Underlying Ms. Ziesk's comments was a palpable anxiety about the implications of the food access problem: the reality that only a wealthy few have access to the healthiest, most sustainable food. The problem, as Mark Winne, one of the panelists and a former member of the Hartford Food Policy Council, pointed out, begins with the higher prices of healthier foods like local fruits and vegetables in comparison to the prices of processed foods, which agricultural subsidies maintain at artificially low levels. Geography is also a factor. Over 30 million Americans live in "food deserts": in other words, areas without healthy food options—landscapes dotted by fast-food restaurants, not farmers' markets.
In part, this is the result of economics: Large barriers to entry, such as higher rents and distribution costs, discourage supermarket chains from opening urban outlets. Bruce Becker, another panelist and head architect behind 360 State Street, a 700,000-square-foot, 32-story development downtown, noted that of the 60 major grocers he solicited to operate the ground floor supermarket of the development, all of the major grocery chains turned him down outright, and only a handful agreed to enter contractual discussions. Becker and his team settled on a food co-op, a market model in which members have collective ownership of the store and which has seen great success in the Pacific Northwest and in Burlington, Vermont.
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The Elm City Food Co-op, as it will be called, will sell 70-percent natural, organic, and local foods and 30 percent conventional products. With a planned retail area of about 11,000 square feet (in comparison, a Whole Foods has on average about 45,000 square feet of retail space), the co-op aims to be a kind of middle ground, harnessing the collective buying power of the cooperative model while staying small enough to avoid the problems of scale that drove Shaw's from the city. Concerns linger, of course, as the model is still untested, and the co-op name has all too often been associated with luxury-market niche stores catering to wealthy foodies. Whether it can meet its pricing goals remains to be seen. But if it can in fact pair big-box prices with ethical sourcing, it could be a powerful resource for New Haven's low-income residents.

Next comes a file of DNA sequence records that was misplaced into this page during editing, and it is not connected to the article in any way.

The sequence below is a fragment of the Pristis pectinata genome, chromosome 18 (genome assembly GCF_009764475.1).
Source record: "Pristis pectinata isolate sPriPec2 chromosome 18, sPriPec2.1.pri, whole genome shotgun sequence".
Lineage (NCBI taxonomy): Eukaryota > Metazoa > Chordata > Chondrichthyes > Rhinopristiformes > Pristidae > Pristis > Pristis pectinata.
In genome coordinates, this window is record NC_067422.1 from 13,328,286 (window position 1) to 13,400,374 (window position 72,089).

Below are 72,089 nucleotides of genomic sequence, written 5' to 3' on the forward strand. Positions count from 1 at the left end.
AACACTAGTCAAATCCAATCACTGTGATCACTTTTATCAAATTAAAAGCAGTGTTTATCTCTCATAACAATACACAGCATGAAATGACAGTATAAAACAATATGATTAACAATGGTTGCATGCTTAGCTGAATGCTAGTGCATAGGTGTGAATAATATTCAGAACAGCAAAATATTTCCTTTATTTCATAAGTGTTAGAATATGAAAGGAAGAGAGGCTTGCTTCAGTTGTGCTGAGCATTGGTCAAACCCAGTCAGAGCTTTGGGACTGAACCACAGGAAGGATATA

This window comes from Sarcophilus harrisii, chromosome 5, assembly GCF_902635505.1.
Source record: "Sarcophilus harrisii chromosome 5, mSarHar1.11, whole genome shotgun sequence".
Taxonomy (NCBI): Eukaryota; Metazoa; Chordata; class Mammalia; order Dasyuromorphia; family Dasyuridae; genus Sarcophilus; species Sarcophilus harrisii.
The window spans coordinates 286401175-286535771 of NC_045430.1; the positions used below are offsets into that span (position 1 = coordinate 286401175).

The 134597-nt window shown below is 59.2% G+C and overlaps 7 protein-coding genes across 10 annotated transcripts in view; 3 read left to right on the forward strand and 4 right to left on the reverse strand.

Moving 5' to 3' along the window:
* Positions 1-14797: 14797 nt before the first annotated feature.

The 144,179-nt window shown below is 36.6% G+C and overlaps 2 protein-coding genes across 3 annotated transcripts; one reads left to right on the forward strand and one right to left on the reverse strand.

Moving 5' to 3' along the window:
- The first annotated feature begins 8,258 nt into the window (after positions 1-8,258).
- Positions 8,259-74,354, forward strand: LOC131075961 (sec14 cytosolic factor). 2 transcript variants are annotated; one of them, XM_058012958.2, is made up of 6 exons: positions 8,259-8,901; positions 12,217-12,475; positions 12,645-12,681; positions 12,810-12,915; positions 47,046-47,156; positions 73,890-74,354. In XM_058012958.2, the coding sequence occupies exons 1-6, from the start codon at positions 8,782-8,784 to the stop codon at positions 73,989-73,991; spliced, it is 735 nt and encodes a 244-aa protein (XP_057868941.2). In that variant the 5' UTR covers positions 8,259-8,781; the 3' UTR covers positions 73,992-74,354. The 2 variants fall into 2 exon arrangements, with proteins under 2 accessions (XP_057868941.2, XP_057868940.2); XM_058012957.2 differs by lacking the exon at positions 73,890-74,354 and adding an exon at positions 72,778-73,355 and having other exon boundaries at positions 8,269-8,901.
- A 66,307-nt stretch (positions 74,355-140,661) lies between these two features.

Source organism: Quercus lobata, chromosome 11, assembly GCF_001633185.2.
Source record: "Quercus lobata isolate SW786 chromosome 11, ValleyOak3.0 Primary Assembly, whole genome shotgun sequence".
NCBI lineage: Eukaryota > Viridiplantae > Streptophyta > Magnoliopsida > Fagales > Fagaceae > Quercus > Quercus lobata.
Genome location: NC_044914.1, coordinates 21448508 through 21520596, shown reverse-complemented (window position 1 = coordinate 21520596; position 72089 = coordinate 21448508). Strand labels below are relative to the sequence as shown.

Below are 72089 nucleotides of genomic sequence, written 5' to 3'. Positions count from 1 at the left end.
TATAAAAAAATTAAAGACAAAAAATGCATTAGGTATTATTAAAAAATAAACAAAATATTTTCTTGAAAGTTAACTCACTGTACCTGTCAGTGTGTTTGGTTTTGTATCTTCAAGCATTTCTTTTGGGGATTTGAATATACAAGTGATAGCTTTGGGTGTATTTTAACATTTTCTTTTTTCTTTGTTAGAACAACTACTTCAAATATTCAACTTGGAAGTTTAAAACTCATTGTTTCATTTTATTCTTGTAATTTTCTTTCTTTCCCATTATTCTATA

Maybe Erin Eisenberg, another panelist and director of CitySeed, which manages four local farmers' markets, was right when she argued that there is no one-size-fits-all model for urban grocery stores. Indeed, the Shaw's closing proves that up until now the retail model for supermarkets in the city has not worked. There is an ethical imperative for grocery stores to operate in urban communities: it is a matter not purely of economics and access but ultimately of food justice.
Nearing the end of the panel discussion, Winne posed the question: "Are we ever going to hold the Stop & Shops and the Krogers and the Shaw's of America accountable for abandoning us eaters?" Here's hoping that New Haven can do just that—by proving that we are a viable retail market, and finding a way to feed our city.